That is all well and good, and I might have continued to research the behaviour of these hard to read functions. However, as previously said, I run Windows, and do not know if that is indeed that function that will be called; furthermore, I have an Intel processor, so the FSIN will probably be the one called anyway. Reading up on it, I saw that it has accuracy errors:

“For Intel’s hardware routine the typical absolute error in sin(x) increases linearly with the argument, approximately as 4e-22 x. When the result is rounded to double precision, the function suffers partial loss of precision (> 1 ulp absolute) for x >= 2^18, and total loss of precision (50% of full scale) for x >= 2^65.”

Wishing to check this out, I plotted out the result of the following:

import math res = [] for i in range(800): res.append[ -math.sin( i * math.pi )]

You would think that every calculation should give only 0, but in fact, starting from sin(pi), which returned 1.2246467991473532e-16, the return value tended to grow in amplitude. This is most probably because of rounding errors when calculating multiples of pi, but errors in the sine function might also contribute. Plotting the results out against i, I got:

Amazingly, the exact same graph as encountered when calculating the energy flux! Turns out I was right in my guess that the errors were caused by trigonometric functions, although I must say, the verdict of where in the the sine function the error is has still to be reached. The slope which might be constructed from this graph does not indicate a 4e-22 x increase as suggested, but then again, that may be valid only for much larger x values (sin is written to handle very large numbers), while I only showed relatively small values of x.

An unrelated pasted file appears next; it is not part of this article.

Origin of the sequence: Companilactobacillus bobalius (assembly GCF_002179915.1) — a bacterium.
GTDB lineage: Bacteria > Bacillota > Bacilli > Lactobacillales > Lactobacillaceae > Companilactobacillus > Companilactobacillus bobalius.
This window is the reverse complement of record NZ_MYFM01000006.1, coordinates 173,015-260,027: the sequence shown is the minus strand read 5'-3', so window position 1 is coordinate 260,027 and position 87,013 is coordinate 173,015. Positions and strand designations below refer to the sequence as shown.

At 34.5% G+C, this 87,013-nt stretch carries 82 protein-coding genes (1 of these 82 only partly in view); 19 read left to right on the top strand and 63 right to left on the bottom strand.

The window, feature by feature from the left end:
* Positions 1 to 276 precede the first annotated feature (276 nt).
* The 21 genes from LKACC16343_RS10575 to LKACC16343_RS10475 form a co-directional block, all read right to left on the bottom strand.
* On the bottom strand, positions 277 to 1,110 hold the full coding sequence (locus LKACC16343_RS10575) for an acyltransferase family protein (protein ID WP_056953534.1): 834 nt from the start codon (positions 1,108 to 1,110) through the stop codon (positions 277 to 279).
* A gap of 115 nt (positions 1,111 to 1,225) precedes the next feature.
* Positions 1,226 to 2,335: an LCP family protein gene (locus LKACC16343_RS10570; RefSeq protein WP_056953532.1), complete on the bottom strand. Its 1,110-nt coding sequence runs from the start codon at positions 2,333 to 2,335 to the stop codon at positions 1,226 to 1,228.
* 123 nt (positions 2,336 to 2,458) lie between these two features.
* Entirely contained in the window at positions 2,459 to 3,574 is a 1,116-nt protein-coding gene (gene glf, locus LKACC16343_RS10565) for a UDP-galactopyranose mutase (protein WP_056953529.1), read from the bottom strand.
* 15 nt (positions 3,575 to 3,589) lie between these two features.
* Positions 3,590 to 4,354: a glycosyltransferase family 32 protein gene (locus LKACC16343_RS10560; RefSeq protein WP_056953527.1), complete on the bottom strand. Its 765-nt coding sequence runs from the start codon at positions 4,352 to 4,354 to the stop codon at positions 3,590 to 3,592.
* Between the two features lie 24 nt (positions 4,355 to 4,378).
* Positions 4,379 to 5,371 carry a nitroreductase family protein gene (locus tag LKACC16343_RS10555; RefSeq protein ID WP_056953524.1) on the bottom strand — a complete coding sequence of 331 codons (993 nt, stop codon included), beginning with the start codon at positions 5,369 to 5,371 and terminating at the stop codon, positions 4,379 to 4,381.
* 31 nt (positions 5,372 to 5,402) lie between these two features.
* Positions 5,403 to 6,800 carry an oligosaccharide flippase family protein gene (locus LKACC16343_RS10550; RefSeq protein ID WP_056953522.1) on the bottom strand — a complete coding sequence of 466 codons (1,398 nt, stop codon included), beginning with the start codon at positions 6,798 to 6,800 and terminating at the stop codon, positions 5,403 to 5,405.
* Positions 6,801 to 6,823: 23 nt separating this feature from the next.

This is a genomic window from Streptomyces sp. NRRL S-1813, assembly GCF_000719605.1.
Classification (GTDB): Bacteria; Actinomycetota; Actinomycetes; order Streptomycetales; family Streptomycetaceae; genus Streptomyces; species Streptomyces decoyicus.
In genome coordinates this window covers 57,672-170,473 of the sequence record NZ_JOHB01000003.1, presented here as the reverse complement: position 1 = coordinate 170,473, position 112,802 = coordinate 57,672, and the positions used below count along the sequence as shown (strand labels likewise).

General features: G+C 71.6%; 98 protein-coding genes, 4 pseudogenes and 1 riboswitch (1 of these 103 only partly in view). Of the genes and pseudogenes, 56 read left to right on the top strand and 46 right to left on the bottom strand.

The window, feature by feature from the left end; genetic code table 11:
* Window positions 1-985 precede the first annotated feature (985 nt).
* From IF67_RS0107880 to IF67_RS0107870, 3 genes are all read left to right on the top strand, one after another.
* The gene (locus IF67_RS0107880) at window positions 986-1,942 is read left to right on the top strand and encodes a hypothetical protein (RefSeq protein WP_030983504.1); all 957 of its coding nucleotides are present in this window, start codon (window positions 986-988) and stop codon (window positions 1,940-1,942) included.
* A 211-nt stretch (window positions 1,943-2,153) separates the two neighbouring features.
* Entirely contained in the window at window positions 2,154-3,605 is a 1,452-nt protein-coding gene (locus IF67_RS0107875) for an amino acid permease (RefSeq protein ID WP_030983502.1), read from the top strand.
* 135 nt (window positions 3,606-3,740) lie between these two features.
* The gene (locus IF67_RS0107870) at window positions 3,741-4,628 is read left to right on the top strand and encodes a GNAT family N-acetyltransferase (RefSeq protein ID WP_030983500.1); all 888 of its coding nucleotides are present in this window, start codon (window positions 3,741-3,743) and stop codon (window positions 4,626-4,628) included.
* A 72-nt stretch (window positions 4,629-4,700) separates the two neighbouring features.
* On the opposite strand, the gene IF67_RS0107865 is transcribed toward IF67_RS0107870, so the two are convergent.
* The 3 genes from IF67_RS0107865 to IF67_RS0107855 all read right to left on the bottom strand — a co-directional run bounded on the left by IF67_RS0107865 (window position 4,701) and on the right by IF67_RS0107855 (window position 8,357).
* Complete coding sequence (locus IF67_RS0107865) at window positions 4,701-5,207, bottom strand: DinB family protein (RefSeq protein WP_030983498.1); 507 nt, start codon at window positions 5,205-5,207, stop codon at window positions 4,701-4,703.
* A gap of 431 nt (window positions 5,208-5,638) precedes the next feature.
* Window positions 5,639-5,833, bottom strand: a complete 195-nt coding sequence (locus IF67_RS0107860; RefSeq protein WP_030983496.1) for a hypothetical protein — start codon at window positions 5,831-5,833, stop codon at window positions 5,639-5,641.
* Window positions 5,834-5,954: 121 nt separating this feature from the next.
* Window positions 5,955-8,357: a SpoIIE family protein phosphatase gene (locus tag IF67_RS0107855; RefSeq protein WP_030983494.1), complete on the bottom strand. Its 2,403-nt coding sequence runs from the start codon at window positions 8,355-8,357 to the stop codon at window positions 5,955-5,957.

Over the course of my journey through the land of floating point operations, I discovered some very nasty stuff. There are multiple standards and methods to manipulate floating point numbers, and sometimes the same machine will use different ones in the same calculation request. For example, it might use an 80 bit number while processing it, but round it down to 53 or 32 bit when saving it in the RAM. These roundoffs cause many errors, and you simply cannot treat floats like you treat integers. Refer here for an absolutely superb explanation and solution.

So, all in all – I did nothing new, but learned a lot about floating points and low level calculations. If anyone intends to write a program which might deal with such numbers (for example, fluid simulations or climate models), be sure to remember that using these numbers is not intuitive. In order to get accurate results for models, one must take low level considerations that at times may seem rather ugly. It might be icky, but given the nature of today’s computers, you cannot avoid it. Floats tend to be ok with most “normal numbers”, but very large or very small numbers (in human standards) might cause large errors in calculations. Remember this, and use your arithmetic wisely.